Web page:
TerraCycle´s team of scientists, led by Ernie Simpson, global vice president of research and development, is about to put a clothespin on its formula that will render dirty diapers into a material suitable for plastic lumber, pallets and outdoor furniture.
“We have come up with a continuous method of collecting the material, processing the materials using various methods for sterilization, testing and processing and certain parts of the diaper will be compostable,” Simpson said. “We are 90% of the way there with only a small portion of the process yet to be completed. I expect that will happen in the first quarter of 2012.”
Albe Zakes, TerraCycle´s global vice president of media relations, said the company is excited about the process.
“We think it could revolutionize the use of disposable diapers,” Zakes said.
TerraCycle hopes to launch the diaper recycling program in September. He is hopeful the program will be sponsored by Huggies Brand, its partner in collecting diaper packaging, but the program will accept diapers of any kind.
“We will roll it out in test markets by setting up these smell- and contaminant-proof collection containers [much like the Diaper Genie on a grand scale] at daycare centers and will also offer smaller shipping containers for personal use,” he said.
Zakes said the company will “reach out to the couple hundred [daycare centers] already in our program to see who wants to be involved” and the first 25 which volunteer will become the test markets.
“[Recycling] used diapers was a pretty tall order. It´s solving the most complex waste stream known right now in the U.S. There is no more complicated waste stream than that,” said Simpson. “The collection and subsequent disposal [of diapers] in large cities is a tremendous burden. If they can be recycled into useable products, that is a bonus for just about any large city.”
Simpson said his team of about 10 has worked on developing the solution for less than a year. The impetus for this endeavor came from TerraCycle CEO Tom Szaky.
“When Tom Szaky comes to me and says, ´Make it happen,´ that´s how it starts, and I have to make it happen,” he said. “It´s a matter of the intensity and forward-thinking of the CEO is why we are where we are today.”
Simpson wouldn’t reveal much about the recycling process, other than to say his team used standard processes for the plastics industry, but those processes are “innovative in how our formulas are put together.”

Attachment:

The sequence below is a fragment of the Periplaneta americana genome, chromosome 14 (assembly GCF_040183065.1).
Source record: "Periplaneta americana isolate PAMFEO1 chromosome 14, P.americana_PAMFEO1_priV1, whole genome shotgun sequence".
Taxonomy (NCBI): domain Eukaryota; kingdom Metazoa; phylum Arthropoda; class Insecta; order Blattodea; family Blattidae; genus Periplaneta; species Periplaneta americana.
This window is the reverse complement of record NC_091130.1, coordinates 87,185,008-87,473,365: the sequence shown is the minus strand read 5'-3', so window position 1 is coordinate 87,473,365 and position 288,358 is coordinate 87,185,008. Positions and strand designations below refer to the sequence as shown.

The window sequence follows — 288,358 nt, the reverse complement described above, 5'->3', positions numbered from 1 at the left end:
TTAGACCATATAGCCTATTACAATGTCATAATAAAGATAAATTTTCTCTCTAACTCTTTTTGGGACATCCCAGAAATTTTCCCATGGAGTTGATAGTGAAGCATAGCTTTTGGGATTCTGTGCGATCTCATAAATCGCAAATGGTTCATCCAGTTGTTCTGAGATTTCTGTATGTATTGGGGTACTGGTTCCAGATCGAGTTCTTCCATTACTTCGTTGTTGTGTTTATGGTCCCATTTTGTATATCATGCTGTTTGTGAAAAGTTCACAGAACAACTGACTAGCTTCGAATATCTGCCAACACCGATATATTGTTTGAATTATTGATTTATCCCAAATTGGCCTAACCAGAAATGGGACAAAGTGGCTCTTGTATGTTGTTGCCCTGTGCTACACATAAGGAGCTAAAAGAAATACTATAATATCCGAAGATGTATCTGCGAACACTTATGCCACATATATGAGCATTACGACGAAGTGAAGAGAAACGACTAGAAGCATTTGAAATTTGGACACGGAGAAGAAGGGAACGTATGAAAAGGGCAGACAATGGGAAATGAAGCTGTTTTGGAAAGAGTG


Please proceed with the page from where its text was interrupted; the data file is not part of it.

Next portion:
TerraCycle´s research and development team is also working on recycling solutions for feminine hygiene products, discarded chewing gum and cigarette butts.
Feminine Hygiene Products
Simpson said there is no major difference between the recycling process of used diapers and feminine hygiene products.
“By construction they are built from roughly the same materials, and chemically all the materials used are similar,” he said. “The process sterilizes the materials from any fecal matter or blood-borne pathogens.”
The collection of used feminine hygiene products would be similar to that of diapers.
“We are about 80% there, and we will start the program in Brazil and work back to the United States, depending on our partners,” Simpson said.
Working with TerraCycle´s counterpart in Brazil, Simpson´s team developed a solution for used chewing gum in about six months.
Simpson said his scientists developed a formulation using chewed gum along with other plastic products to create a container that can be placed in public places as a receptacle for people to discard their “already-been-chewed” gum.
He described it like this: “You chew the gum, put it in the container, the container is collected, the container is thrown into a grinder, the grinded material is used to create a mold for new containers.”
These containers are already being made in Brazil, he said.
“The whole idea [is] to have these things made and hang them in a bus stop and fast food restaurant,” Simpson said. “If you have these containers around [public spaces], people will be encouraged to put the chewed gum into these containers. It cleans up the environment.”
Brought to the R&D team by Szaky, the scientists worked quickly to develop a smart solution for discarded cigarette butts, a major contributor to litter around the world.
“Cigarettes butts are fibers of various polymers that are bundled together to form the filters,” Simpson said. “We basically came up with the idea that you can separate the filter and then blend the filter with other materials and convert the structured materials into other applications.”
In six to eight months, TerraCycle created an application that would create a material to be used to make card holders, animal figurines, key chains and small toys.
The company is working with a cigarette producer, which he declined to name, to create the material. The application will be rolled out first in the United States, he said.